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Ten important lessons my SLP colleagues taught me:

  1. Give direct, clear feedback when you don’t understand what a child is saying.  The honesty does not offend but helps the child know you WANT to understand.  It also serves as a role model to other children who may want to play and talk with that child but not know how to communicate and provide feedback.
  1. Use clear body language when conversing with children.  If the child is talking on and on and on, don’t be afraid to exhibit a “bored” expression.  Use the opportunity to illustrate the importance of listener feedback through facial expressions.
  1. Be exceeding patient with the child who has difficulty coming up with ideas and expressing herself.  Don’t try to fill in the blanks or hurry the child along.  Showing patience and explaining to other children that “Suzy is thinking and we can wait” is a lesson in civility and helps the anxious speaker to think and speak with greater ease.
  1. Help children organize their thoughts and comments with words such as “First… next… last…” It’s wonderful to see a child’s frustration turn to triumph when these three little words are presented as a guide.
  1. Don’t assume the quiet child who nods his head understands what you just said.  Provide opportunities for that child to repeat directions in a non-humiliating way.  Give him permission to say, “I didn’t hear you.  Can you say that again?”
  1. Behaviors that appear to exemplify motor planning deficits may, in fact, be language difficulties.  I continue to learn from my SLP colleagues about the impact of language challenges on movement, sequencing, and learning new skills.
  1. Teach voice volume control.  Just saying “Use an inside voice” is not enough for many kids.  Help them practice and don’t stop until they clearly understand the ways in which our voice volume and tone convey many different meanings.
  1. When a child achieves average scores on speech and language testing it does not necessarily mean that he has effective functional use of language in varying settings.
  1. Not all SLPs address pragmatic language… but I wish they did!
  2. All kids WANT to communicate and EVERY listener has a responsibility to help make that happen.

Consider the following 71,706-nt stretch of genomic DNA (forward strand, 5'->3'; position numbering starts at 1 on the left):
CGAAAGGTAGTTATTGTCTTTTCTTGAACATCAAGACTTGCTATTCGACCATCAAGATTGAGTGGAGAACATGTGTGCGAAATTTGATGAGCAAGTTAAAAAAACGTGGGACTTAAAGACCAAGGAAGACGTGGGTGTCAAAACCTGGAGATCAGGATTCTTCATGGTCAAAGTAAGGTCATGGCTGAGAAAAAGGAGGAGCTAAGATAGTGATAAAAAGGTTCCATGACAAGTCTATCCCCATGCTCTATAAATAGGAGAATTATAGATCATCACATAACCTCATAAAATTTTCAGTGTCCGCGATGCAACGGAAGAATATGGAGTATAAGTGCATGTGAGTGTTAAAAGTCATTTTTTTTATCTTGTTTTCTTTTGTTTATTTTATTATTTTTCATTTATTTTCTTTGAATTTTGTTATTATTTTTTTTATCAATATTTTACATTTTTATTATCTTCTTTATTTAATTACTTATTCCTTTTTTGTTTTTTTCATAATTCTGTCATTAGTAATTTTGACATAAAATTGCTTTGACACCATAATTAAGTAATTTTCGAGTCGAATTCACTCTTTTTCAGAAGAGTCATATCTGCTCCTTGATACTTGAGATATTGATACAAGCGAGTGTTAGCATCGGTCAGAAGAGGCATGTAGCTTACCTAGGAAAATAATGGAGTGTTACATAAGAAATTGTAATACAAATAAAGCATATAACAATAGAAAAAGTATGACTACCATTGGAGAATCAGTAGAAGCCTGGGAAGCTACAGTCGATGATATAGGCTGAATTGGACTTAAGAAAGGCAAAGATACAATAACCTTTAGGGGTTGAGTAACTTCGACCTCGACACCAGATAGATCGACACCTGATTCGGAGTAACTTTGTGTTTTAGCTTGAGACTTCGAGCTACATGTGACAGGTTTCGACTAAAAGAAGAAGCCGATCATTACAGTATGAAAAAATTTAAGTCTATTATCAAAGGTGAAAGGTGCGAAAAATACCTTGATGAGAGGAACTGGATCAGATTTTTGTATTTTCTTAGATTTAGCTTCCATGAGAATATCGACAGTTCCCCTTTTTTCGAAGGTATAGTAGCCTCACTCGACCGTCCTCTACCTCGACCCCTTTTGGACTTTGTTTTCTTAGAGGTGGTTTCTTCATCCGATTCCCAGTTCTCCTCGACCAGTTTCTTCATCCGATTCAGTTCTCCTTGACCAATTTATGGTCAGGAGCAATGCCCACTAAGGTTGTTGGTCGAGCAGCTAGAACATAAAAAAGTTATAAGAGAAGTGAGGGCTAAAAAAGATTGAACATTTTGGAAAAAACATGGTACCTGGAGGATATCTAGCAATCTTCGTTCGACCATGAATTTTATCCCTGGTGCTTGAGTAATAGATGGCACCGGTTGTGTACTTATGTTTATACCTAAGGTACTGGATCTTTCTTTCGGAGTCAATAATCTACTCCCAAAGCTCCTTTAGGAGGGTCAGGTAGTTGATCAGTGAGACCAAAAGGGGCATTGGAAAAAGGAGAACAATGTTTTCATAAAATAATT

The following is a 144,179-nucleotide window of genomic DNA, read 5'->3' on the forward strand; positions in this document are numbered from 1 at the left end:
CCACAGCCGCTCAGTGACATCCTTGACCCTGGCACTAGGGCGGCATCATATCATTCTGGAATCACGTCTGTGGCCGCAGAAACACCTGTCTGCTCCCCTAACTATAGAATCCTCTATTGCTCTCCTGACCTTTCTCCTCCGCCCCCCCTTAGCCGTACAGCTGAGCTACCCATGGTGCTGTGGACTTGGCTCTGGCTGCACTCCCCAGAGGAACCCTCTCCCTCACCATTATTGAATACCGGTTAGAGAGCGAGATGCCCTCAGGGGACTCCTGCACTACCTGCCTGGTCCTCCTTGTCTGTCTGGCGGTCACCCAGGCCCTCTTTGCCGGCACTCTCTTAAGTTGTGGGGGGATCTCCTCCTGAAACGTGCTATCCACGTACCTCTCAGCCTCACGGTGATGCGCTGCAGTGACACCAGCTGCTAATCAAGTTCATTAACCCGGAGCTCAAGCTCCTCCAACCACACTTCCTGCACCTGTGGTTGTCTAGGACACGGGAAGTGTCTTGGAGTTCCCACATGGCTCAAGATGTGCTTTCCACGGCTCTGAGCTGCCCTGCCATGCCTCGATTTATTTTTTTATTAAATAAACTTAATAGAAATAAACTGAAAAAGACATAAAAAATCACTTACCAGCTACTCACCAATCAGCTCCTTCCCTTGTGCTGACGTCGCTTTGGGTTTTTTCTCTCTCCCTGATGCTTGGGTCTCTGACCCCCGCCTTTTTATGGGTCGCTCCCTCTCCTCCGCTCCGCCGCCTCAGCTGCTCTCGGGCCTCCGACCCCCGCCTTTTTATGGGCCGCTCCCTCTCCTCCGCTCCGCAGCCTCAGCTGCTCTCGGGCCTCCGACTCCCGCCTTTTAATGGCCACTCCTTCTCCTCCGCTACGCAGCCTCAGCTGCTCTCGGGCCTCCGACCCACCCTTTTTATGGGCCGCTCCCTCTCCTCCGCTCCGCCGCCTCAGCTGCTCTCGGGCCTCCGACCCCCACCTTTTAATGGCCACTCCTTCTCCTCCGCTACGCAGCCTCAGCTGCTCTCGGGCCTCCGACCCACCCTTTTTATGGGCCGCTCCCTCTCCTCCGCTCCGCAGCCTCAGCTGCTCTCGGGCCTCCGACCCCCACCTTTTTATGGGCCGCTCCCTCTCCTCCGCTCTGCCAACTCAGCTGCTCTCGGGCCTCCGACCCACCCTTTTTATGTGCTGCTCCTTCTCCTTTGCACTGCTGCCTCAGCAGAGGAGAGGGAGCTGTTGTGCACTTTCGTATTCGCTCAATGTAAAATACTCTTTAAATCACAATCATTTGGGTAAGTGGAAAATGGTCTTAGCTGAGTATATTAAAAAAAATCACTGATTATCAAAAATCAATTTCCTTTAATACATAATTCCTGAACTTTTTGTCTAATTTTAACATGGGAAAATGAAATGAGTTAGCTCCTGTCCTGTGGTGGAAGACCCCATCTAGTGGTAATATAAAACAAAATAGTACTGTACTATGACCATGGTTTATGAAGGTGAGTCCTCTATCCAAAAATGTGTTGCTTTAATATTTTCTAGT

With love and thanks to all the fantastic SLPs with whom I have had the pleasure of working!

by Jill Perry, MHA, MS, OTR/L

image  By Jarry1250  (Own work) [CC BY-SA 3.0 (http://creativecommons.org/licenses/by-sa/3.0)], via Wikimedia Commons

SplingosLanguageUniverse

Splingo Facilitates Clarification Questions

I don’t know about you, but I find it difficult to work on helping kids use clarification questions in 1:1 therapy sessions. It is always too contrived. And yet, I think that this is a CRITICAL skill for our kids with auditory and language processing problems. Enter Splingo’s Language Universe, a great new app developed by SLP’s to “guide your child through a galaxy of language learning.”

Initially I thought this would be a great app for working on processing increasing numbers of critical elements, which it is, but the child can practice those skills pretty well outside of therapy. What I didn’t expect was how helpful it would be in facilitating the use of clarification questions. Because you can set the critical elements just a little beyond the child’s capabilities, this app suddenly takes on a whole new role. Not only can kids recognize when they misunderstood the direction (because the app gives immediate feedback), but they can also use you to clarify which component they got wrong… color, size, possessor, object, etc. Because the developers are not from the US, some of the vocabulary is even unfamiliar and the voice is occasionally a little bit difficult to understand because of the adorable accent… perfect, right?

I just love when I think an app will be great for one of my language goals, and it turns out to address others too! Splingo is welcome in my galaxy anytime.

Karen S Head, MS, CCC-SLP